The lua function addSqlUserRowAndNode() can be called from the frontend w/ the following command
./alchemy-cli LUAFUNC addSqlUserRowAndNode 1 10 'A'

It is worth noting (at some point, why not here:) that as long as you keep requests relatively simple, meaning they dont look at 1000 table-rows or traverse 1000 graph-nodes, your performance will range between 10K-100K TPS on a single core w/ single millisecond latencies, these are the types of numbers people should demand for OLTP.

The most challenging feature of the GraphDB was the indexing of arbitrary relationships, which does not lend itself well to SQL’s CREATE INDEX syntax. In the example on the LuaGraphDB documentation page, the indexed relationship is “Users who HAS_VISITED CityX”, but the essence of indexing arbitrary relationships means indexing “Anything w/ SOME_RELATIONSHIP to SomethingElse (in a given or both directions) (possibly at a certain depth)”. And these indexed relationships can be nested graph relationships (i.e. Dude who KNOWS people who KNOW people who HAVE lotsOfCash), it is a bitch to frame in SQL’s syntax, so it made sense to keep the logic of indexing in Lua, for this use-case.

AlchemyDB’s GraphDB implemented the indexing of relationships using AlchemyDB’s Pure Lua Function Index (which for the record may be one of the top 5 worst names ever:). This index constructs & destructs itself via user defined lua function calls (i.e. you have to write them) declared in the CREATE INDEX statement, and leaves the population of the index (i.e. addToIndex() & deleteFromIndex()) to user defined functions (again you have to write them) AND it allows the index to be used in SQL’s where-clause, exactly the same as an indexed column is used (this part you dont have to write:). The GraphDB Pure-Lua-Function-Indexes every “USER who HAS_VISITED CityX” inside the Lua routines responsible for addRelationships() via function hooks registered during “construction” (sounds fuck all tricky, but its 10 lines of code). If someone then wants to find all the users who have visited CityX, it can be done in SQL, w/ a query like “SELECT * FROM users WHERE pure_lua_func_index() = CityX.pk”. A SQL query like this could also be used to find multiple start nodes (via an indexed lookup) in a complex graph traversal. This level of flexibility is not needed in most use cases, but it again represents a cyclical calling ability (Lua<->SQL) on a very deep level, and cyclical calling enables usecases².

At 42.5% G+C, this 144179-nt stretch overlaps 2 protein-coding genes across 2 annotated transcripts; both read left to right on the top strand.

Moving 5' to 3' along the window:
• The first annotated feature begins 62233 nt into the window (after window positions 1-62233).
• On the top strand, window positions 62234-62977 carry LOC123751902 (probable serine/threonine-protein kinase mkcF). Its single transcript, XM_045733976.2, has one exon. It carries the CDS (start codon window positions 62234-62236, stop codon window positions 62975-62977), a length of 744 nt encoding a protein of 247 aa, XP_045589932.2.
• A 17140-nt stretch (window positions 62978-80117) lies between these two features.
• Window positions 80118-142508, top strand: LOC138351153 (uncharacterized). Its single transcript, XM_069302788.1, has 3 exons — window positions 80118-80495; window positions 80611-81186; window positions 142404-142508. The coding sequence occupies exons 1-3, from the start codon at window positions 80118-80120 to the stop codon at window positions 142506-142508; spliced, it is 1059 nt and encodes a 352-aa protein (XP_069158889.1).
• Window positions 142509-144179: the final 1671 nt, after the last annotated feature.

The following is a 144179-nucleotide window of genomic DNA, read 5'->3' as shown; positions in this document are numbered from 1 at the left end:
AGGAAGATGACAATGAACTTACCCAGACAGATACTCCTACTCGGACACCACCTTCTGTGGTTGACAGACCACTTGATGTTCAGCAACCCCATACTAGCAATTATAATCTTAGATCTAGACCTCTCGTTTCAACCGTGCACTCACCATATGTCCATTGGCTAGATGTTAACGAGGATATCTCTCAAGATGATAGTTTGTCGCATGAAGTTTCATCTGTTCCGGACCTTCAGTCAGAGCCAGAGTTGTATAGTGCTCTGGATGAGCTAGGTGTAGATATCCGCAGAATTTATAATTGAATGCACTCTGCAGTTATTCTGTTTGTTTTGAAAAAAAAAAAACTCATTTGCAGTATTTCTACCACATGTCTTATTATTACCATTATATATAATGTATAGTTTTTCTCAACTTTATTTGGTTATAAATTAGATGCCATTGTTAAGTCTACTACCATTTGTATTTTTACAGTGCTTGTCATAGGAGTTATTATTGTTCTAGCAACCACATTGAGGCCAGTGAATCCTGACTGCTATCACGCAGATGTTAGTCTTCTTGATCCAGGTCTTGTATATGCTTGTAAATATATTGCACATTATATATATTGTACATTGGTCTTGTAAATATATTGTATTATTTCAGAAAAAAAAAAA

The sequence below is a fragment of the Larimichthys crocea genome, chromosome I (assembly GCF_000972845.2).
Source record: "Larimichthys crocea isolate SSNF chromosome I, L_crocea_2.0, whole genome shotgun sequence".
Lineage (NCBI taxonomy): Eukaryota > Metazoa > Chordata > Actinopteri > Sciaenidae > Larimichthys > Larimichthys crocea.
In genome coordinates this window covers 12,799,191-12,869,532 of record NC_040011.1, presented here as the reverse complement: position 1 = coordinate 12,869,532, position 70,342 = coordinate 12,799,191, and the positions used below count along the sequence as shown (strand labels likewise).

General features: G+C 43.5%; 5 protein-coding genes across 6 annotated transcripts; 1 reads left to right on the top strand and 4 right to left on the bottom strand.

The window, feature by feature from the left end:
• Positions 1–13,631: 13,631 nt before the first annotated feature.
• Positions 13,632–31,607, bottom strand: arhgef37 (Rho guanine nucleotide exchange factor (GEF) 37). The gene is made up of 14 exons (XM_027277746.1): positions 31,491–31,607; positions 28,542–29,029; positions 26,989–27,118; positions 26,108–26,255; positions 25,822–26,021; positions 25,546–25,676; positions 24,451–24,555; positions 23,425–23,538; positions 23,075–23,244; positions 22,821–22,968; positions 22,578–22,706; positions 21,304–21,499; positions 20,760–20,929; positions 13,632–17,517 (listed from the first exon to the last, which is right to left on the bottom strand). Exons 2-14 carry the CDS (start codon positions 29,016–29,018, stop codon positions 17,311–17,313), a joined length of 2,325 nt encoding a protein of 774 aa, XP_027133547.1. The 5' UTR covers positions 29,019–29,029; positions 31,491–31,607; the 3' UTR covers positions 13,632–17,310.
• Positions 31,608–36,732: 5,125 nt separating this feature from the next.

This little experiment houses a RDBMS, a Nosql datastore (redis), a Document-Store (via the LUATABLE column type), and a GraphDB under ONE roof. They are unified, to a sane degree, by extending SQL and they can be integrated tightly via Lua function calls, as is needed. Any use-case that requires multiple types of data-stores and serves high velocity OLTP requests and fits w/in AlchemyDB’s various other quirks (InRam, single-threaded, single-node), can benefit greatly by using this approach to reduce the number of moving parts in their system, not need to sync data across/between data-stores, not need to store data redundantly, etc…

But the part I find really exciting about this: is that I added a GraphDB to a datastore in ten days, and the GraphDB is not too shabby. AlchemyDB’s bindings open up the possibility to add functionality to an already very able data-store in a highly extensible manner. It allows you to move your functionality to your data, and THIS is HUGE. It should be easy to create all sorts of efficient data-stores & data-based-services using this Data-platform, the GraphDB implementation proves the case.

And yes this was a lot of fun to code, and it was confusing as hell until it all came together and then it was surprisingly easy to code, it fit together smoothly, it felt right, and a GraphDB is neither a small nor a simple piece of software.

AlchemyDB: the lightweight OLTP Data Platform. Strong on functionality, flexibility, and being thoroughly misunderstood 🙂